If one were to crown the most bizarre city in South Korea, many users on r/korea would undoubtedly pick Songdo. Officially known as the Songdo International Business District, this 40 billion USD project is promoted as a smart, green, low-carbon city a fifteen-minute drive and a short flight away from a third of the world’s population.
Little do people realize that the city is far from just about everything else. Songdo is part of Incheon, and to get to the former you have to go through the latter if you’re not coming from the airport. From Seoul I took the subway, which crawled past enormous apartment buildings for what felt like more than an hour. I found myself wondering what Douglas MacArthur — the nuke-loving American general who surprised the invading Korean People’s Army here seventy years ago — would say if he could see what this village of brick and tile had become.
It was all too much for me, or at least for my stomach. By the time my map app was telling me I was in Songdo I was about to collapse from starvation. I staggered out of the subway into the dark gray empty station and wandered South Korea’s usual labyrinthine hallways, stairwells, and escalators echoing with electronic voices until I emerged in the middle of… nowhere.
Aside from a gigantic empty convention center of some sort I was surrounded by miles of open space, at the edge of which Songdo’s glass steel skyscrapers rose into the distant haze.
Not a single halmoni (grandmother) sold fruit or vegetables spread out on sidewalk tarps, and no stalls hawked eight-hour-old skewered fishcakes steaming in creamy water. No poker-visored women rode motorized yogurt refrigerators. There were no pork barbecue joints, either — there was really no one and no thing but myself and the earth reclaimed from the Yellow Sea.
The city was silent and post-apocalyptic, which already made the trip worthwhile. How many of you, after all, can say that you’ve traveled to an empty metropolis? Future South Korean zombie movies could film here without having to worry about anyone getting in the way. It was almost as awe-inspiring as discovering a city of gigantic 2001: A Space Odyssey-esque monoliths, though the comparison falls apart: Consider that, unlike Arthur C. Clarke’s creations, which contain the indistinguishable-from-magical power to turn animals into sentient beings, Songdo’s vast and seemingly empty structures only have the power to reduce sentient beings into insects.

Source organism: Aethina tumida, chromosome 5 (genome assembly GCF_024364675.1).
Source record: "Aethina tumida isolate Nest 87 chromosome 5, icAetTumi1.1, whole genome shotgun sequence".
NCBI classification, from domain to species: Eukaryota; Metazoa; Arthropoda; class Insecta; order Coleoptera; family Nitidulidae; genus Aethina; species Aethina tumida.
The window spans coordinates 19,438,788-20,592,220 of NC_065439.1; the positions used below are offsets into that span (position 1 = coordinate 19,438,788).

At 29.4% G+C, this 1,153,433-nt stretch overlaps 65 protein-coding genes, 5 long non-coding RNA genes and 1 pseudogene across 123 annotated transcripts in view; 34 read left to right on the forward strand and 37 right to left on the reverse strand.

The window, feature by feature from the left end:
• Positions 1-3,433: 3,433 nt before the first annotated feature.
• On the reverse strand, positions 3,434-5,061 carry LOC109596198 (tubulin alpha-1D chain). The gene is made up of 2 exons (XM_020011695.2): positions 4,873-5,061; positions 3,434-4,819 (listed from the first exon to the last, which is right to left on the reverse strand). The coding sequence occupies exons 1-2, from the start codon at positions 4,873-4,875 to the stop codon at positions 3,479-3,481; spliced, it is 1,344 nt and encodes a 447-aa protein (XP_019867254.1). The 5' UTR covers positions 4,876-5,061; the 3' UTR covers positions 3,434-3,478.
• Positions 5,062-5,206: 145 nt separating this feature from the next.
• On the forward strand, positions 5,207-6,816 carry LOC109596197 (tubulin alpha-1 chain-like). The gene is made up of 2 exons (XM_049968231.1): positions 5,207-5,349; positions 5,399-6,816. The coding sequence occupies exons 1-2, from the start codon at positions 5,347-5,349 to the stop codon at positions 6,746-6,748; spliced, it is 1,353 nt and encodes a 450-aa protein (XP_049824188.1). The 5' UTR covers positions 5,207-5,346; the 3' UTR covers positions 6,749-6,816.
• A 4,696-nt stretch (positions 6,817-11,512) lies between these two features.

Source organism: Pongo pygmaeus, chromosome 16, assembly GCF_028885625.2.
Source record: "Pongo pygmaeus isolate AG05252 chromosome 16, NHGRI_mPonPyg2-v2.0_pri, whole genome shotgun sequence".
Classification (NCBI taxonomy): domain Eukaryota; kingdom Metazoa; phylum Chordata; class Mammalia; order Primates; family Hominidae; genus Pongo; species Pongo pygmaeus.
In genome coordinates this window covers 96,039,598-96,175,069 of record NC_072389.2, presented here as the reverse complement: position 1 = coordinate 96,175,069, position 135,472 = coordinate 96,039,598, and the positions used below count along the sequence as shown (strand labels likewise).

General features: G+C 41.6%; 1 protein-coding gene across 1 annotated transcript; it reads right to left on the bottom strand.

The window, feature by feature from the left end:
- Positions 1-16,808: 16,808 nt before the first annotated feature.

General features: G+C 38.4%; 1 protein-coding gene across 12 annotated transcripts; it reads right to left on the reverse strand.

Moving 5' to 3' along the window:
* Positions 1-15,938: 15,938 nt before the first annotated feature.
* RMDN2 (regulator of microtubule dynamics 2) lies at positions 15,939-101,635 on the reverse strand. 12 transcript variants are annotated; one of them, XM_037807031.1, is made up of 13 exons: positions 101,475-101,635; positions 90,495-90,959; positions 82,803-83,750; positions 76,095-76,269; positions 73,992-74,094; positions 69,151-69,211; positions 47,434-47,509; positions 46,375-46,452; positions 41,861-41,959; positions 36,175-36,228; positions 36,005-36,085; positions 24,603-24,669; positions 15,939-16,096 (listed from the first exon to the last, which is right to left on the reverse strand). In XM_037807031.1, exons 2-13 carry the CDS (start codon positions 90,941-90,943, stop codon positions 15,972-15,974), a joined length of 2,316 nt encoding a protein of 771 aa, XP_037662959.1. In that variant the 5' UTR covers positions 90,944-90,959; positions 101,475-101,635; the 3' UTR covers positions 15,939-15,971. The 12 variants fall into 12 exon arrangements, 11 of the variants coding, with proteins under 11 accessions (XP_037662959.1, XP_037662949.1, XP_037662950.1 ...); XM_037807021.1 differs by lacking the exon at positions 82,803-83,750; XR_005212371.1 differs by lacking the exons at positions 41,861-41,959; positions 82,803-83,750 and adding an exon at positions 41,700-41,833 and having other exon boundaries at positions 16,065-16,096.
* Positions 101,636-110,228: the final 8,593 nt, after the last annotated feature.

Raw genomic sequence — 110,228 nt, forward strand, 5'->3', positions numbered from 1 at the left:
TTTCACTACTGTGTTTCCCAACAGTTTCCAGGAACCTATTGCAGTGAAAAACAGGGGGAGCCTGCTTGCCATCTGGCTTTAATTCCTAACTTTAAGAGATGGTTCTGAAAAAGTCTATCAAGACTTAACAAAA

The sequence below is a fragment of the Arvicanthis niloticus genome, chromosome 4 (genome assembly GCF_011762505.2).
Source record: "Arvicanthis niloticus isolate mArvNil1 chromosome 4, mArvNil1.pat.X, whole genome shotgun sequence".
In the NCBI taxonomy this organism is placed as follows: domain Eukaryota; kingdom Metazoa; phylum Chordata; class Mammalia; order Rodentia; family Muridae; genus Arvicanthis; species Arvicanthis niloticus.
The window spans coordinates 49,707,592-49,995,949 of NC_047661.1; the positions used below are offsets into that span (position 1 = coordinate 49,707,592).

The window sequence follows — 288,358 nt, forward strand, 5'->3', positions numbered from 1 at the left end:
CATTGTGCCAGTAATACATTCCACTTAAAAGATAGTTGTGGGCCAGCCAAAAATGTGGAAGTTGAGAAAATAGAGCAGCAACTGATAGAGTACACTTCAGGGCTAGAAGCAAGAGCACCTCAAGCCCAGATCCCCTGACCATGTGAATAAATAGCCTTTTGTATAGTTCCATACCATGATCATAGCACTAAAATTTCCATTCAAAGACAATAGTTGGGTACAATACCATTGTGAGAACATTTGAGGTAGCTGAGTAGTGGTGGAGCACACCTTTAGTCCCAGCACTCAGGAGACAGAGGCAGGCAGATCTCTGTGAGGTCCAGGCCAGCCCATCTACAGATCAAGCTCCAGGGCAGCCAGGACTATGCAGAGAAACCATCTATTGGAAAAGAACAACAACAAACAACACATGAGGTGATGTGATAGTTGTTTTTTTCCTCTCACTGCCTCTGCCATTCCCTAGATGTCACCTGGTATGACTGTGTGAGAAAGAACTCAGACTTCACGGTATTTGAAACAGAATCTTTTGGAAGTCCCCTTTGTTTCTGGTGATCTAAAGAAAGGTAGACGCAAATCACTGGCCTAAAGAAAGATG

Cradling my empty stomach, I lurched toward the skyscrapers, reasoning that there must be people working inside, and that they must have to eat sometimes. I must have walked for half an hour, moving as quickly as I could go without breaking into a run.
Not once did I have to play a game of sidestep chicken with a gaggle of senior citizens. There were no cars parked on the sidewalk, and no motorbikes, and not really many people, either. This lack of mayhem created an eerily comfortable experience as a pedestrian in South Korea, a nation which often strikes me as designed for the convenience of automobiles rather than human beings.
I still had some ways to go before finding food. 40 percent of this city is reserved for green space (about double that of New York City), which meant that, soon enough, I crossed a park of dirt and grass. Here and there were trees propped up on wood stilts, as well as a building which looked like a Buddhist temple. The park surrounded an artificial lake or river, where a few people were paddling in duck boats, while others were riding double bikes on the dirt paths. My stomach, by then, was ready to climb out of my body and abandon me.
Only then did I reach the fabled dizzying skyscrapers, which offered no sign of even a single restaurant, but eventually I found a more normal assertion of twenty-first century South Korea: a gray cement block of small businesses. On the first floor was a Vietnamese dumpling place, nearly empty, where the young staff greeted me, the odd foreigner, as though I was covered with Yakuza tattoos.